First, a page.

I was going to save this photo for when I’d had time to go back through my recording of the ranger talk and recall what it was the ranger said about it – iron staining? Bacteria? They don’t know? But some of you wanted a larger image of Mount St. Helens’s lovely red waterfall, and so a larger image you shall have right now. Because I love you:

Image is a close view of the red-stained streak left by a waterfall that plunges down a bare ridge within the blast zone at Mount St. Helens.
Red Waterfall at Mount St. Helens

And because I love you very, very much, thee shall have an image of the red waterfall with Mount Adams peeking over it.

A photo from a different angle shows the red waterfall, with the snow-covered summit of Mount Adams behind it.
Mount Adams peeks over the ridge where the red waterfall is.

Eventually, I’ll have a whole big missive about that red waterfall prepared for you. Eventually.

The Red Waterfall at the Scene of a Volcanic Disaster

The Cataclysm: “A Sudden Exposure of Volatile Material”

The cryptodome growing within Mount St. Helens sowed the seeds of its own destruction. Had it been a small thing, it might have become a younger sibling to Goat Rocks. Pacific Northwesterners might have seen a few displays of volcanic fireworks, another dome added to the edifice, and a return to serenity. It hardly would have made the news.

But this dome, unlike Goat Rocks, kept growing, there beneath the surface. It set groundwater steaming. The hydrothermal system driven by its heat caused some pretty spectacular phreatic eruptions. It severely over-steepened the volcano’s north flank.

Image shows the bulge on Mount St. Helens. The whole flank is distended. Steam rises from the top.
The first in a series of time-lapse photos taken April 13th, 1980, showing the growing bulge as an eruption cloud grows behind it. Image courtesy G.A. Coyier, USGS.

And it kept growing, right up until the end, when an earthquake on the morning of May 18th, 1980, brought the whole thing down.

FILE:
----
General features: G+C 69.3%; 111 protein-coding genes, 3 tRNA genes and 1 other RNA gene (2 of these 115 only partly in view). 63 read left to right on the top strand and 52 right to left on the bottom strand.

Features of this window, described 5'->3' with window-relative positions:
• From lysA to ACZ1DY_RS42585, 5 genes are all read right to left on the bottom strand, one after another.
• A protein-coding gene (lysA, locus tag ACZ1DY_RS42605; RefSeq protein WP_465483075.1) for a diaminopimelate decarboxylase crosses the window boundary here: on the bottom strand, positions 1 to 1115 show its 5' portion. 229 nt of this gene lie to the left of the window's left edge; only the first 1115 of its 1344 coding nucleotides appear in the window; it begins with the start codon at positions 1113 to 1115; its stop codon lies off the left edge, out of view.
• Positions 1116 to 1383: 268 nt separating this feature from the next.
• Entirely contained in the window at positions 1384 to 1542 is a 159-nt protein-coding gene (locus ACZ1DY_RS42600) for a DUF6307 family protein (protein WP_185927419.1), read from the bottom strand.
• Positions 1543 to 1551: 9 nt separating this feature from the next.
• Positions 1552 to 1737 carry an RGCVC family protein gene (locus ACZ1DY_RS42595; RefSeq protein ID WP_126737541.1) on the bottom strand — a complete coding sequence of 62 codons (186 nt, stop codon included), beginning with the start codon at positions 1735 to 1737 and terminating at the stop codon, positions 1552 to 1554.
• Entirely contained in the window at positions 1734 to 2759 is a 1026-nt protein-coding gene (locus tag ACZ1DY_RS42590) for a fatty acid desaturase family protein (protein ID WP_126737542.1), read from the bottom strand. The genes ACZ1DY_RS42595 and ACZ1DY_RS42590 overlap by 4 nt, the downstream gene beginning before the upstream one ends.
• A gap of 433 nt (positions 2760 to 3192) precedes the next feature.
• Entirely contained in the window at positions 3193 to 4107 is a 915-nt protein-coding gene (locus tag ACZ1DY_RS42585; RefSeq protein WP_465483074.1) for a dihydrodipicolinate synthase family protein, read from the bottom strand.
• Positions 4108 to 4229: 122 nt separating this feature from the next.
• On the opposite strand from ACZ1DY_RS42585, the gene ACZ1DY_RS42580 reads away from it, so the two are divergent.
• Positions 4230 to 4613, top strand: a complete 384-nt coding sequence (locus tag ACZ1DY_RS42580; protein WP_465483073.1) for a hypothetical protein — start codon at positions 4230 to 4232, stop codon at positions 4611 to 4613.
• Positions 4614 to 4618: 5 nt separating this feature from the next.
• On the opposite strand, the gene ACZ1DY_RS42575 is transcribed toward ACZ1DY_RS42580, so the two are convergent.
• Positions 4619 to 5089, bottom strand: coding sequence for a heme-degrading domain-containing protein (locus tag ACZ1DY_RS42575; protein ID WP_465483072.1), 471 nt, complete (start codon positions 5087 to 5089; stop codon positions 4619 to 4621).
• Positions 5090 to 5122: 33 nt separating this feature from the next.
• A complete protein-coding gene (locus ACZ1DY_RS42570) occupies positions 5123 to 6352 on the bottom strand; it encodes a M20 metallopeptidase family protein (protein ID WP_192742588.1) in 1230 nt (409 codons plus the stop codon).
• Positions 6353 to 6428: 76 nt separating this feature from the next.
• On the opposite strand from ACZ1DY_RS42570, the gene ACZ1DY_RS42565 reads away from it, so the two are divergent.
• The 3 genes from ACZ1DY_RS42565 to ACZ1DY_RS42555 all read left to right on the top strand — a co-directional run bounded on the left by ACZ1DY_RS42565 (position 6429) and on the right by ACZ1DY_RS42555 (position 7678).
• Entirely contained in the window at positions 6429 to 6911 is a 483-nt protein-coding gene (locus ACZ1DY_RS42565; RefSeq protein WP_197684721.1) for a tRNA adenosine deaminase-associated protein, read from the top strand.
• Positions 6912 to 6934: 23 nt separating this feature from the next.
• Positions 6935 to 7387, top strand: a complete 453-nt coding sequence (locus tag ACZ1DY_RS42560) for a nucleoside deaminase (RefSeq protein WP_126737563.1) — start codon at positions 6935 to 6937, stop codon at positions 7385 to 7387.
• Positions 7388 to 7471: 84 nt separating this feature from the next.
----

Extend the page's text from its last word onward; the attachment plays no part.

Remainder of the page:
This is a story of seconds. A lot can happen in a few seconds. A whole mountain can change.

Before 8:32:11 am Pacific Daylight Time, the cryptodome had been following the usual trajectory of masses of magma hanging about under a volcano’s skin. The hot dacite was cooling down toward the point where liquids become solids. Various minerals were crystallizing as the magma cooled; toward the outside, where fresh dacite met old volcanic products and water circulated through the hydrothermal system, things had cooled a bit more than in the interior, and probably formed something of a dense crust with only minor, if any, vesicles. Other bits of the dome might have been a little more bubbly, with gasses forming more vesicles than at the relatively solid outer edges. But everything was under pressure – 175 bars of it – and so most gasses would have been dissolved within the melt. Even the water heated by the magma hadn’t boiled. Under that much pressure, it couldn’t get steamy.

A large block of mixed magmas ejected in the directed blast on May 18th. Geologist's foot for scale. Image courtesy Helena Mallonee.
A large block of mixed magmas ejected in the directed blast on May 18th. Geologist’s foot for scale. Image courtesy Helena Mallonee.

This all sounds very quiet and happy, but gasses, including water vapor, that are under pressure are being forcibly confined to a small volume. They’re the kind of things that normally take up quite a bit of space. Give them an opportunity, and they’ll proceed to do so rather emphatically.

Opportunity rang at 8:32:11 am PDT in the form of a magnitude 5.1 earthquake. It took about ten seconds for the unstable north face to begin sliding. Old rock, debris, domes, dirt, and glaciers careened down the mountainside, leaving a scarp 700 meters (2,297 feet) high, 1 kilometer (3,281 feet) wide, and just 20° off from vertical. All of that stuff had been keeping the lid on the cryptodome and its hydrothermal system. Now the pressure was off. And all of those gasses that had been kept down were now free to get out.

They didn’t go immediately. It took almost twenty seconds for the blast to begin after all that volatile material found itself freed. It’s possible the cryptodome and its hydrothermal system weren’t yet completely exposed, and expanding gasses might have been working their way through the remains of the north flank towards freedom. But there are also some complicated fluid dynamics to contend with. Even if the cryptodome had been instantly not-crypto, the blast would have taken some time – upwards of at least ten seconds – to form. A rarefaction (expansion) wave had to propagate, water needed to flash to steam, and dissolved gasses begin exsolving (coming out of solution), before an expansion wave involving more than one phase got round to propelling vapor and bits of volcano out.